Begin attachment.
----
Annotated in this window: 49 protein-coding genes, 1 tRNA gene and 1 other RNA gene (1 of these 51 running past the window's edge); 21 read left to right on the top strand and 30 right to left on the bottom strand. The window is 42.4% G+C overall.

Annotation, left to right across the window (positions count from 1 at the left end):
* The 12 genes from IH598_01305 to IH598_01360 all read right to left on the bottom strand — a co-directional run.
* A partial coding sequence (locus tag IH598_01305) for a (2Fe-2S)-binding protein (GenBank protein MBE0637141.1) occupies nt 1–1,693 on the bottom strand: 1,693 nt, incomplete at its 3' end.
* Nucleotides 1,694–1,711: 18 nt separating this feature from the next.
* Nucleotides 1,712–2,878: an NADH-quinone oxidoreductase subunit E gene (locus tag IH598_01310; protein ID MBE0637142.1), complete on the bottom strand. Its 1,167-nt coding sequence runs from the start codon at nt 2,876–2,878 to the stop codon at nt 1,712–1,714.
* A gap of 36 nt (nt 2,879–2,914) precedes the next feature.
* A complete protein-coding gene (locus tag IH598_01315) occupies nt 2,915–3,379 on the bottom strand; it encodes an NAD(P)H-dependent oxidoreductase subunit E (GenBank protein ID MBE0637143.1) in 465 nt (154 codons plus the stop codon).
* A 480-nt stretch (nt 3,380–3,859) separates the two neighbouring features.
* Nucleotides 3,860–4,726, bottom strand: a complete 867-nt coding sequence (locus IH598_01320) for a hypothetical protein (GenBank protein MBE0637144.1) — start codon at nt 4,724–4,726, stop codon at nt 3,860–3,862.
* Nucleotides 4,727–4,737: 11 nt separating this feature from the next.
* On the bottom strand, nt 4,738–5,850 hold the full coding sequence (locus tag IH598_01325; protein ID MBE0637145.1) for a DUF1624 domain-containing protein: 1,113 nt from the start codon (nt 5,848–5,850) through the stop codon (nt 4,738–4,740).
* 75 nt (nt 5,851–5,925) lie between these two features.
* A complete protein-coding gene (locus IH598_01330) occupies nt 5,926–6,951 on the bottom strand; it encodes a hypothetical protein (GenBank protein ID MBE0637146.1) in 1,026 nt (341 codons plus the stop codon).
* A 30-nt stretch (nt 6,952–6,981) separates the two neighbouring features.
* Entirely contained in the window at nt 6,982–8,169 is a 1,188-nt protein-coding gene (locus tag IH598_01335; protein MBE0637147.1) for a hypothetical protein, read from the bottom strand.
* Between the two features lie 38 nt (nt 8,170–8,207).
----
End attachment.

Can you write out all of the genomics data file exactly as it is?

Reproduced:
Annotated in this window: 49 protein-coding genes, 1 tRNA gene and 1 other RNA gene (1 of these 51 running past the window's edge); 21 read left to right on the top strand and 30 right to left on the bottom strand. The window is 42.4% G+C overall.

Annotation, left to right across the window (positions count from 1 at the left end):
* The 12 genes from IH598_01305 to IH598_01360 all read right to left on the bottom strand — a co-directional run.
* A partial coding sequence (locus tag IH598_01305) for a (2Fe-2S)-binding protein (GenBank protein MBE0637141.1) occupies nt 1–1,693 on the bottom strand: 1,693 nt, incomplete at its 3' end.
* Nucleotides 1,694–1,711: 18 nt separating this feature from the next.
* Nucleotides 1,712–2,878: an NADH-quinone oxidoreductase subunit E gene (locus tag IH598_01310; protein ID MBE0637142.1), complete on the bottom strand. Its 1,167-nt coding sequence runs from the start codon at nt 2,876–2,878 to the stop codon at nt 1,712–1,714.
* A gap of 36 nt (nt 2,879–2,914) precedes the next feature.
* A complete protein-coding gene (locus tag IH598_01315) occupies nt 2,915–3,379 on the bottom strand; it encodes an NAD(P)H-dependent oxidoreductase subunit E (GenBank protein ID MBE0637143.1) in 465 nt (154 codons plus the stop codon).
* A 480-nt stretch (nt 3,380–3,859) separates the two neighbouring features.
* Nucleotides 3,860–4,726, bottom strand: a complete 867-nt coding sequence (locus IH598_01320) for a hypothetical protein (GenBank protein MBE0637144.1) — start codon at nt 4,724–4,726, stop codon at nt 3,860–3,862.
* Nucleotides 4,727–4,737: 11 nt separating this feature from the next.
* On the bottom strand, nt 4,738–5,850 hold the full coding sequence (locus tag IH598_01325; protein ID MBE0637145.1) for a DUF1624 domain-containing protein: 1,113 nt from the start codon (nt 5,848–5,850) through the stop codon (nt 4,738–4,740).
* 75 nt (nt 5,851–5,925) lie between these two features.
* A complete protein-coding gene (locus IH598_01330) occupies nt 5,926–6,951 on the bottom strand; it encodes a hypothetical protein (GenBank protein ID MBE0637146.1) in 1,026 nt (341 codons plus the stop codon).
* A 30-nt stretch (nt 6,952–6,981) separates the two neighbouring features.
* Entirely contained in the window at nt 6,982–8,169 is a 1,188-nt protein-coding gene (locus tag IH598_01335; protein MBE0637147.1) for a hypothetical protein, read from the bottom strand.
* Between the two features lie 38 nt (nt 8,170–8,207).